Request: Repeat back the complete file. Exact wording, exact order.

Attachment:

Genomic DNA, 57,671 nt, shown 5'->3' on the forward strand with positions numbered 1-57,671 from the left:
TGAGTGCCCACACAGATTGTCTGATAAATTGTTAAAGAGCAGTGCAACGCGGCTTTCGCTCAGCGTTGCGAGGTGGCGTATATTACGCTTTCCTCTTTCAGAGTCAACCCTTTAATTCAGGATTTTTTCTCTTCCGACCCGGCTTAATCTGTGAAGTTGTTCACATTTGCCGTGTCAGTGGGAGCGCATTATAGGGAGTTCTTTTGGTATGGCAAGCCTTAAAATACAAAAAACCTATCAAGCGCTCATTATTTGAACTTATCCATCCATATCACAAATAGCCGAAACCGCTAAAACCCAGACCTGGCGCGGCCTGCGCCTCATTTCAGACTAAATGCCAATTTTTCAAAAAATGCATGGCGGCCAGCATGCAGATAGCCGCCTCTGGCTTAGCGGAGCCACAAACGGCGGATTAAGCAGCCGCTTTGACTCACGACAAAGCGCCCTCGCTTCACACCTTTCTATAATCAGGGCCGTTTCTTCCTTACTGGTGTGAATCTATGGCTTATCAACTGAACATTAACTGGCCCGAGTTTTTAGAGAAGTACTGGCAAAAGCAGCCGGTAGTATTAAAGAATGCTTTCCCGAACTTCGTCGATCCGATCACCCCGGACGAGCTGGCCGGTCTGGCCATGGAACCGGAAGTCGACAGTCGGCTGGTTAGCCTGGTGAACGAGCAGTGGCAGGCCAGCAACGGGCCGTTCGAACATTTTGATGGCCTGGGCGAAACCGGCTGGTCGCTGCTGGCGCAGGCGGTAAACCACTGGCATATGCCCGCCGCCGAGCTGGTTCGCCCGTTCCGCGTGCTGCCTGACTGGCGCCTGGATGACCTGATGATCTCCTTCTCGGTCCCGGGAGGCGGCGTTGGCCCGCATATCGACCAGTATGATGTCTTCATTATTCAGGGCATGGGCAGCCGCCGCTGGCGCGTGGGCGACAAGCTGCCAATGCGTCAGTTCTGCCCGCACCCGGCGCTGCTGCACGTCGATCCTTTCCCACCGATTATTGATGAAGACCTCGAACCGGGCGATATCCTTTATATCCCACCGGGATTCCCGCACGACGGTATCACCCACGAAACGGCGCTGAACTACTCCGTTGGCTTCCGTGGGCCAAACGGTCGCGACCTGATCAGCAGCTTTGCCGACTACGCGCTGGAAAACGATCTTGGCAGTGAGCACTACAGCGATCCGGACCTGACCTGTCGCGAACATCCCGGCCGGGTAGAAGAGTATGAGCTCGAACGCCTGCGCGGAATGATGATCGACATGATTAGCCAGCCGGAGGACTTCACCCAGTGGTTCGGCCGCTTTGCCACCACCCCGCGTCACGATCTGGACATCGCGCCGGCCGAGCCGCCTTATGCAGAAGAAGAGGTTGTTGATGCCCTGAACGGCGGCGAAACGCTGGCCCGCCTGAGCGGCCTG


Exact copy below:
Genomic DNA, 57,671 nt, shown 5'->3' on the forward strand with positions numbered 1-57,671 from the left:
TGAGTGCCCACACAGATTGTCTGATAAATTGTTAAAGAGCAGTGCAACGCGGCTTTCGCTCAGCGTTGCGAGGTGGCGTATATTACGCTTTCCTCTTTCAGAGTCAACCCTTTAATTCAGGATTTTTTCTCTTCCGACCCGGCTTAATCTGTGAAGTTGTTCACATTTGCCGTGTCAGTGGGAGCGCATTATAGGGAGTTCTTTTGGTATGGCAAGCCTTAAAATACAAAAAACCTATCAAGCGCTCATTATTTGAACTTATCCATCCATATCACAAATAGCCGAAACCGCTAAAACCCAGACCTGGCGCGGCCTGCGCCTCATTTCAGACTAAATGCCAATTTTTCAAAAAATGCATGGCGGCCAGCATGCAGATAGCCGCCTCTGGCTTAGCGGAGCCACAAACGGCGGATTAAGCAGCCGCTTTGACTCACGACAAAGCGCCCTCGCTTCACACCTTTCTATAATCAGGGCCGTTTCTTCCTTACTGGTGTGAATCTATGGCTTATCAACTGAACATTAACTGGCCCGAGTTTTTAGAGAAGTACTGGCAAAAGCAGCCGGTAGTATTAAAGAATGCTTTCCCGAACTTCGTCGATCCGATCACCCCGGACGAGCTGGCCGGTCTGGCCATGGAACCGGAAGTCGACAGTCGGCTGGTTAGCCTGGTGAACGAGCAGTGGCAGGCCAGCAACGGGCCGTTCGAACATTTTGATGGCCTGGGCGAAACCGGCTGGTCGCTGCTGGCGCAGGCGGTAAACCACTGGCATATGCCCGCCGCCGAGCTGGTTCGCCCGTTCCGCGTGCTGCCTGACTGGCGCCTGGATGACCTGATGATCTCCTTCTCGGTCCCGGGAGGCGGCGTTGGCCCGCATATCGACCAGTATGATGTCTTCATTATTCAGGGCATGGGCAGCCGCCGCTGGCGCGTGGGCGACAAGCTGCCAATGCGTCAGTTCTGCCCGCACCCGGCGCTGCTGCACGTCGATCCTTTCCCACCGATTATTGATGAAGACCTCGAACCGGGCGATATCCTTTATATCCCACCGGGATTCCCGCACGACGGTATCACCCACGAAACGGCGCTGAACTACTCCGTTGGCTTCCGTGGGCCAAACGGTCGCGACCTGATCAGCAGCTTTGCCGACTACGCGCTGGAAAACGATCTTGGCAGTGAGCACTACAGCGATCCGGACCTGACCTGTCGCGAACATCCCGGCCGGGTAGAAGAGTATGAGCTCGAACGCCTGCGCGGAATGATGATCGACATGATTAGCCAGCCGGAGGACTTCACCCAGTGGTTCGGCCGCTTTGCCACCACCCCGCGTCACGATCTGGACATCGCGCCGGCCGAGCCGCCTTATGCAGAAGAAGAGGTTGTTGATGCCCTGAACGGCGGCGAAACGCTGGCCCGCCTGAGCGGCCTG